Sometimes, you just need to read a story that's sweet and makes you feel good. Graeme SImsion's story of an autistic man on the hunt for love, The Rosie Project, left me feeling happy. This is not to say that the story is overly simplistic or unrealistic. In fact, the complications that our protagonist, Don Tillman, faces makes him an endearing character and his victories even more sweet.
Don is nearly forty and he has never found love. He has a successful career as a tenured genetics professor at a University in Australia and he enjoys his highly routine life. He knows that he would like to also have a relationship, but he is not sure how a girlfriend will fit into his world. Don decides to be systematic about it and sets up a very detailed questionnaire to find a prospective mate.
Don's best friend, Gene ( a philandering womanizer), sets Don up on a blind date, with Rosie, whom Don is under the assumption has passed his ridged questionnaire. Rosie turns out to be the opposite of most of the things that he thought that he wanted and conversely, she is absolutely perfect for him. Naturally, it's not as easy as it sounds, as Don's Aspergers Syndrome hinders his ability to communicate and to pick up on Rosie's emotional cues. Free-spirited Rosie does her best to push Don outside of his comfort zone, trying to get him to let loose from his regimented lifestyle.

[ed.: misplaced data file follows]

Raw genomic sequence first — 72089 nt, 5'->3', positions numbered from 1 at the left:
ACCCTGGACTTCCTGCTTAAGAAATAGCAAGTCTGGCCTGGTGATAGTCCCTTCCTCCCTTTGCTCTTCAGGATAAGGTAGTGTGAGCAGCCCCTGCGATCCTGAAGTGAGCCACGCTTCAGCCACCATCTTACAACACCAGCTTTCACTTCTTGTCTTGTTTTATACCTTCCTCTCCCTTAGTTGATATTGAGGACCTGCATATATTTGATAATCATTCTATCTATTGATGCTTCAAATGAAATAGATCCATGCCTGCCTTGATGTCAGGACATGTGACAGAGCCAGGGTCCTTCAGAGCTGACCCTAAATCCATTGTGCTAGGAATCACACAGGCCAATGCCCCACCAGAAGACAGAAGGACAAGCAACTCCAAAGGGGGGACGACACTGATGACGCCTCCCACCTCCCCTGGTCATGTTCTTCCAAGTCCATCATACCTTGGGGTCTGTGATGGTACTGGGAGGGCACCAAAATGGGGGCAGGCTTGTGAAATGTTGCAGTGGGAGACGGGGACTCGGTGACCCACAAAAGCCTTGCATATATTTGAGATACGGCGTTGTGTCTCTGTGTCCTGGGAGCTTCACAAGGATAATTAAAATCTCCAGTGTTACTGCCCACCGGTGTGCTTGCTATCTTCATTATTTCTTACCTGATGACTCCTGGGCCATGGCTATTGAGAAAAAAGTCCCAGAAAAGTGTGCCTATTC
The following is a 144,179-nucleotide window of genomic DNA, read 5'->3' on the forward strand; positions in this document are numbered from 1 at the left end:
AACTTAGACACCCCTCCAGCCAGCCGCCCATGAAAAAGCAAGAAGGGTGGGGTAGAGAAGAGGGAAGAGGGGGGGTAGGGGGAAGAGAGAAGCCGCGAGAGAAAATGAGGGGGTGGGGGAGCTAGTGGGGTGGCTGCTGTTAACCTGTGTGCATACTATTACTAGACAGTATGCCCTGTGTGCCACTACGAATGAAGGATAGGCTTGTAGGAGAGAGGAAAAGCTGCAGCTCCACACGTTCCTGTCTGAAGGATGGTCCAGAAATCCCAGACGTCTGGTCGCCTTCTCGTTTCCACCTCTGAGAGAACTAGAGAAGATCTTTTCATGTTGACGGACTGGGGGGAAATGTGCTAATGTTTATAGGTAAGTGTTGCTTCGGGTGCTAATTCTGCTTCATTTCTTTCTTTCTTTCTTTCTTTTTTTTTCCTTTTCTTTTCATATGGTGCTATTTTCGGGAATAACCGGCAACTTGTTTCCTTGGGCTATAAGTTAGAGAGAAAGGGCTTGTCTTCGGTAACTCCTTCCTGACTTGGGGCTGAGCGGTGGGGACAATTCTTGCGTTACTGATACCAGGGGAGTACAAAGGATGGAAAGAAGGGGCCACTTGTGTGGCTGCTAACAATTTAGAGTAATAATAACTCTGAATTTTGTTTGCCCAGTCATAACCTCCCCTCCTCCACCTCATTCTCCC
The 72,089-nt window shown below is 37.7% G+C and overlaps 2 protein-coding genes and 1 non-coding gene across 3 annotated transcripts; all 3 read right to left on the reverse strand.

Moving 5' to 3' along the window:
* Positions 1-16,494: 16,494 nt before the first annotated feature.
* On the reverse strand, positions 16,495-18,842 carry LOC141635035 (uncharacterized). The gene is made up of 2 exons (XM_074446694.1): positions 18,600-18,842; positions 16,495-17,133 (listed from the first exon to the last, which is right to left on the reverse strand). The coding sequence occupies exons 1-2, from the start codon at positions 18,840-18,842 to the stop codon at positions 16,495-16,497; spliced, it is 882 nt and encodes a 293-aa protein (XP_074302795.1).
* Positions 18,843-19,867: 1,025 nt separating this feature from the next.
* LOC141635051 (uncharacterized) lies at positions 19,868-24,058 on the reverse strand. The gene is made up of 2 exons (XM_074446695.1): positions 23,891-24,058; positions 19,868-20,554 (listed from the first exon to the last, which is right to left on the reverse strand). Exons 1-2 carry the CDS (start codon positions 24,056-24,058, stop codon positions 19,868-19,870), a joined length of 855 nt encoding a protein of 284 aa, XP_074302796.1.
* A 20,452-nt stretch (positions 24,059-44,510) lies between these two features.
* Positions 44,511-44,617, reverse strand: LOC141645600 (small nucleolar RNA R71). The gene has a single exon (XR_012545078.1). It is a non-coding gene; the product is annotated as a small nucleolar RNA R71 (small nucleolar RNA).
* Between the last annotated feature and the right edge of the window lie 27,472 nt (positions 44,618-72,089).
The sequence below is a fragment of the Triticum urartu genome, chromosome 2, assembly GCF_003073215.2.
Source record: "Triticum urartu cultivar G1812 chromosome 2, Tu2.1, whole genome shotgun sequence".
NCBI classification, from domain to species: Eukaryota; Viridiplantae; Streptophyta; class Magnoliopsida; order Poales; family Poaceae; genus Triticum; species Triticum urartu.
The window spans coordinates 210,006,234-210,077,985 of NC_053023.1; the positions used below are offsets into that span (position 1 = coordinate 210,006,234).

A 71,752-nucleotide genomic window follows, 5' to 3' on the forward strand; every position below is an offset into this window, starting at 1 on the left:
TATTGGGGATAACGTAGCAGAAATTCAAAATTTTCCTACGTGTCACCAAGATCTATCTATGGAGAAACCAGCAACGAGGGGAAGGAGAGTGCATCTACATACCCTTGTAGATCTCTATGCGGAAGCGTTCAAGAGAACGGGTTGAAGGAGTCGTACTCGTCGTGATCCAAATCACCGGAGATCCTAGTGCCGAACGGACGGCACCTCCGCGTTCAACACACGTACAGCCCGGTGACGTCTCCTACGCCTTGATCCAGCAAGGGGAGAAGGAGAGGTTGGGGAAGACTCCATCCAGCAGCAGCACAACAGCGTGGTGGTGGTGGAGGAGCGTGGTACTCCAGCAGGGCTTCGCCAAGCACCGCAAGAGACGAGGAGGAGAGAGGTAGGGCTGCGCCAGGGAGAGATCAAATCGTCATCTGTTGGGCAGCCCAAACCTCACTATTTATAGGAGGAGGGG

This is not a straight forward love story, in fact, the romance is only part of the plot. Rosie has enlisted Don to help her use genetics to find the identity of her father, a man with whom her mom had a one-night stand with back in college. Rosie and Don travel to America in efforts to solve the mystery.
What makes this story so compelling is the way in which Simsion has written Don and the care he has taken to create a character living with Aspergers. Don is written in a way that even when he makes a major misstep, you are rooting for him to get it right the next time. He's funny, warm and he just tries so hard to navigate his life. Rosie is equally endearing, as she shows a great deal of patience with Don and is accepting of the way he is. The only changes that she tries to make are in areas where he needs a little push, like getting him to not eat the same meals on the same days every week. She loves him unconditionally.
Admittedly, there were some plot issues that grew old, especially with the hunt for Rosie's father. The ending felt a little contrived and too neat. However, overall, this is a great summer read. It's a perfect follow-up if you've just read something really intense or heavy. The Rosie Project is light, humorous and filled with likable characters.